Do you want content like this delivered to your inbox?

How to Improve Your Credit Score

Eric Marcus

I was born in South Bend, Indiana where my family owned and operated a small business for over 50 years...

I was born in South Bend, Indiana where my family owned and operated a small business for over 50 years...

Jan 29 3 minutes read

Our credit scores determine a lot of things in life, including how much new credit you're allowed, what kind of car the banks think you can afford, and whether or not you become a homeowner. In this day and age (and economy), having a high credit score is more important than ever. But what if your credit rating is down in the dumps? Here are a few simple ways you can quickly improve your credit score.

Remember that your credit score is always fluctuating to some degree, but implementing these habits on a regular basis will make it more steady so you have a clear idea of where you stand.

  • Pay your bills on time every single month. This can cause your credit score to drop substantially because this makes up a whopping 1/3 of the credit score. This is why it's crucial to pay your bills every on time every month and keep this consistent throughout the year. If there's one action you can take regularly to improve your credit score, make it this practice.
  • Use only a small percentage of your credit. Yes, your credit is there for when you need it, but that doesn't mean wracking up a huge debt amount even if you are paying it off each month. Whenever the available credit to debt ration shifts to a higher debt percentage, your credit rating sinks a little. This is why it makes a difference whether you pay cash or credit, even if you intend on paying the credit off each month.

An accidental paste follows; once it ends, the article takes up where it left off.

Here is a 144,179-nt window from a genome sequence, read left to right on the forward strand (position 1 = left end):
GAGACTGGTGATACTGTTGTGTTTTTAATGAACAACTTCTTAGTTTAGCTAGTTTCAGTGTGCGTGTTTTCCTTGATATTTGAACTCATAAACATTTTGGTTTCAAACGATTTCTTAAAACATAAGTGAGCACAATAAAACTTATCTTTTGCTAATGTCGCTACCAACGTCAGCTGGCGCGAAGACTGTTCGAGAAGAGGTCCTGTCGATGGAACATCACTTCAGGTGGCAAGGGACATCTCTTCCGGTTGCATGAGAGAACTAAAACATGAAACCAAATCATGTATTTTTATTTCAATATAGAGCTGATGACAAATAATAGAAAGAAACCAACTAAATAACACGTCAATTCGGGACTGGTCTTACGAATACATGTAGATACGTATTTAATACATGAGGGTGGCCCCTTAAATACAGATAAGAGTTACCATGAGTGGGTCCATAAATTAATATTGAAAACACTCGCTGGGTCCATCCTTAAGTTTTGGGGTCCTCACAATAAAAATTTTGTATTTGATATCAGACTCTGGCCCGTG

• Dispute inaccurate information on your credit score. It's reported that at least 80% of credit reports have errors. Don't fall victim to these errors simply because you don't want to take the time to call the credit bureau and make the correction. A few points can make a difference in whether or not you're approved for that new car or a home. It's worth the effort to remove things that are inaccurate.
  • Don't apply for several cards at one time. Every time you apply for a new credit card, whether you're approved or not, you deduct anywhere from 3-5 points from your credit score. This is an easy way to lose points, which is why it's best if you stick to a select couple of cards for the long haul.
  • Don't close cards that you no longer use. Maybe you're trying to get away from the credit card grind altogether. That's fantastic, but don't run around closing every one of your cards. Having that available credit actually improves your score because it improves the credit to debt ration we discussed earlier..
We use cookies to enhance your browsing experience and deliver our services. By continuing to visit this site, you agree to our use of cookies. More info